Ohio County Expands Diversion for Youth With Misdemeanor Charges
The Casey Foundation awarded Lucas County, Ohio, which includes the city of Toledo, a probation transformation grant to test part of a new approach in juvenile probation. The Foundation believes that a significant percentage of those youth who would be customarily placed on probation would be better served if their cases were diverted from court.
Many juvenile courts across the country routinely sentence young people with misdemeanor-level offenses to probation, or even out-of-home placement. Research, however, is clear that most adolescents will age out of delinquent behavior, even without formal juvenile justice system involvement (see figure 1).
Furthermore, there is no conclusive evidence that the traditional approach to juvenile probation — focused primarily on a young person’s compliance with court orders and an officer’s ability to track that compliance — is an effective method for protecting public safety and improving outcomes for youth and families. Rather, the traditional approach has often acted as a gateway to incarceration.
This year, the Lucas County Juvenile Court is giving more youth with misdemeanor-level charges the opportunity to avoid formal system processing. For Demecia Wilson, Lucas County’s juvenile probation administrator, the goal is to deliver “the right response at the right time” that still ensures public safety.
Lucas County is betting on its ability to leverage its community and family partnerships to provide more services to youth and families without the requirement of a court order. It is undertaking initiatives such as mapping community assets in order to partner with community-based organizations rooted in the neighborhoods where large numbers of system-involved youth reside. More effective community-based interventions are a key component of Lucas County’s approach.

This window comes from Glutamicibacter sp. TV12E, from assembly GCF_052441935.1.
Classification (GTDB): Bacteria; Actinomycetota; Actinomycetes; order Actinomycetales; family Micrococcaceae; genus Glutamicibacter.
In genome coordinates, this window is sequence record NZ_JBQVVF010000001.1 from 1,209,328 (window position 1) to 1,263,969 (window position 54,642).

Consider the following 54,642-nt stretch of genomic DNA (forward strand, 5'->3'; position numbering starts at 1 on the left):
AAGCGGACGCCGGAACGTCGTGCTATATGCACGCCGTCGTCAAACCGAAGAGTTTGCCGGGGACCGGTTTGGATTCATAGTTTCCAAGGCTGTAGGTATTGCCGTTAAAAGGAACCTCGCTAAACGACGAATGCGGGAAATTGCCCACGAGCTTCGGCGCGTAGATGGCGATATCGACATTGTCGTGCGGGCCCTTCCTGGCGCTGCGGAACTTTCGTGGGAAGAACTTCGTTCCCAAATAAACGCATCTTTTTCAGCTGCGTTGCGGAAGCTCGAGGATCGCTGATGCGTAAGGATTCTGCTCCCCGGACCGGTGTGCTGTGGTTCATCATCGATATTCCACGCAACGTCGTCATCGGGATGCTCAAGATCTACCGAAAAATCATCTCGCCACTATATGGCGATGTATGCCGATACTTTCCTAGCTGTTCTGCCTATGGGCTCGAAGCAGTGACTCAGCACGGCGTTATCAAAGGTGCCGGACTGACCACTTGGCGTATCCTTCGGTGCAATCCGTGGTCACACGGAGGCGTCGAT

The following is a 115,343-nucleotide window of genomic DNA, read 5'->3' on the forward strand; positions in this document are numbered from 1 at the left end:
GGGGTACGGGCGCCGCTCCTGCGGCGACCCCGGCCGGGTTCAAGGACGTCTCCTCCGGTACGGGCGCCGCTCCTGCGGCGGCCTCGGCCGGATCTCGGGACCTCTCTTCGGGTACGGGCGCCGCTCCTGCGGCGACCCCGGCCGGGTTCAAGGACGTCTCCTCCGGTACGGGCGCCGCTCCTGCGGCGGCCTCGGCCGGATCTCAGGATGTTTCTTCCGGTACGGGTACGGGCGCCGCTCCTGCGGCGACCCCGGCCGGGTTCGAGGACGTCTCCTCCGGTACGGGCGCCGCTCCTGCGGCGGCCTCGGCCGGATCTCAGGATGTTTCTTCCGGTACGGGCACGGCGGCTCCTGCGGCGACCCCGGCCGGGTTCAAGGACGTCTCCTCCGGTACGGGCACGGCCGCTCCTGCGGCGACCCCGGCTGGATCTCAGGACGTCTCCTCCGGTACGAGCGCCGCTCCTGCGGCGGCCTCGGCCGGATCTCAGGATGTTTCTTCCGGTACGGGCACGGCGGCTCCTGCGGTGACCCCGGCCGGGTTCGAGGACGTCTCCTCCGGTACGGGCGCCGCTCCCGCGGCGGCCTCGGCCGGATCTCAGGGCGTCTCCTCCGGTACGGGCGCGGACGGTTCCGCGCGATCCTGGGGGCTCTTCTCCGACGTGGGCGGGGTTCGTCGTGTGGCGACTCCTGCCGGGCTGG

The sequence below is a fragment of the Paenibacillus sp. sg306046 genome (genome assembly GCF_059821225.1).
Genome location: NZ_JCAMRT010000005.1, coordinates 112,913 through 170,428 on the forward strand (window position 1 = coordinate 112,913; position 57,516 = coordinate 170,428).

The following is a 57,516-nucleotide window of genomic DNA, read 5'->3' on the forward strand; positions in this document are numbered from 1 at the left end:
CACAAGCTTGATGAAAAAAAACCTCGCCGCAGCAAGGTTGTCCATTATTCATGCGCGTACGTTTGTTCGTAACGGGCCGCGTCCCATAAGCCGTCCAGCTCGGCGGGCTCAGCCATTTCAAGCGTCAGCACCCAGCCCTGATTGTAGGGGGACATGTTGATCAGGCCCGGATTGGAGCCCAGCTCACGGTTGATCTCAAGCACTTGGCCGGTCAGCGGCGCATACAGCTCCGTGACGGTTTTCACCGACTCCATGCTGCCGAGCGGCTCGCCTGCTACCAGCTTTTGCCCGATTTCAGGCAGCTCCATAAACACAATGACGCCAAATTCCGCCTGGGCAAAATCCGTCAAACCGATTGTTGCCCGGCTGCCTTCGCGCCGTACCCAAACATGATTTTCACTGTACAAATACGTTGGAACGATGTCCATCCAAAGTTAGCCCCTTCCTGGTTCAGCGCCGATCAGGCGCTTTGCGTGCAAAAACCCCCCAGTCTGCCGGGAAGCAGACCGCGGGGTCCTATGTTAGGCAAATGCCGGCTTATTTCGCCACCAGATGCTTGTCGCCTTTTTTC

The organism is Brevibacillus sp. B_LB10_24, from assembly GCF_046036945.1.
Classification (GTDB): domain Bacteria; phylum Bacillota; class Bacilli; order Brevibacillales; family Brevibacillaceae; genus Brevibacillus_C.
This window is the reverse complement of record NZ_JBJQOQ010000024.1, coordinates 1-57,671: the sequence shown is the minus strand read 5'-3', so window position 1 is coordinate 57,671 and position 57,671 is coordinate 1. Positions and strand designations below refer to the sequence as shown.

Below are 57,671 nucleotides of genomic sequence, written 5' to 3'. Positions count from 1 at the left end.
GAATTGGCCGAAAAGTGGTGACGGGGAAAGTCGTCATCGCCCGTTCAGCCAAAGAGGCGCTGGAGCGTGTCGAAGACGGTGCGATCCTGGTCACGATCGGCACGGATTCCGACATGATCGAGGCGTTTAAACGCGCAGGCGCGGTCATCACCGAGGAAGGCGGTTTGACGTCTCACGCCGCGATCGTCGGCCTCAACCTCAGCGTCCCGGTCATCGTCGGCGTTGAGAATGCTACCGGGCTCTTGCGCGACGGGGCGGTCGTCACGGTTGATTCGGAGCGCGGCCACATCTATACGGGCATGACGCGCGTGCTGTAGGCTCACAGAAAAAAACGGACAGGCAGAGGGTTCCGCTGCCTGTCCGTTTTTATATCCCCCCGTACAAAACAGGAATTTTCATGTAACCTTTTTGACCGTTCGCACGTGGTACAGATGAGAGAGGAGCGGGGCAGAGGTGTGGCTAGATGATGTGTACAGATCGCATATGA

Lucas County’s work also has involved a significant restructuring of its staff and resources. In 2016, the county expanded its community-based assessment center, which now screens all youth charged with misdemeanor-level offenses, including school-based referrals.
Wilson noted that the assessment center’s more systematic and structured approach to decision making is reducing racial disparities among youth who are under consideration for diversion. Better assessment has reduced the number of school-based referrals that lead to formal charges and reduced probation caseloads.
“The probation officers have more time to spend with higher-risk kids,” Wilson says. “So relationships can go deeper and they can build up those kids’ skills.”
If the percentage of misdemeanor cases in Lucas County stays consistent with 2011–2015 numbers when misdemeanors represented an average of 72 percent of cases filed for formal processing, one can extrapolate that youth involved in approximately 3,000 cases will be considered for diversion as a matter of policy. This is nearly 2,000 more cases than in the past, with half of those likely to result in diversion.
A newly formed unit called Misdemeanor Services will handle most of the remaining cases, with a youth’s system involvement ranging from 30 to 90 days.
Jurisdictions within Ohio and elsewhere have observed Lucas County’s Assessment Center or requested more information about it. Wilson thinks her county’s model is transferrable and scalable and welcomes inquiries about replication.
The prevalence of offending tends to increase from late childhood, peak in the teenage years (from 15 to 19) and then decline in the early 20s. This bell-shaped age trend, called the age-crime curve, is universal in Western populations.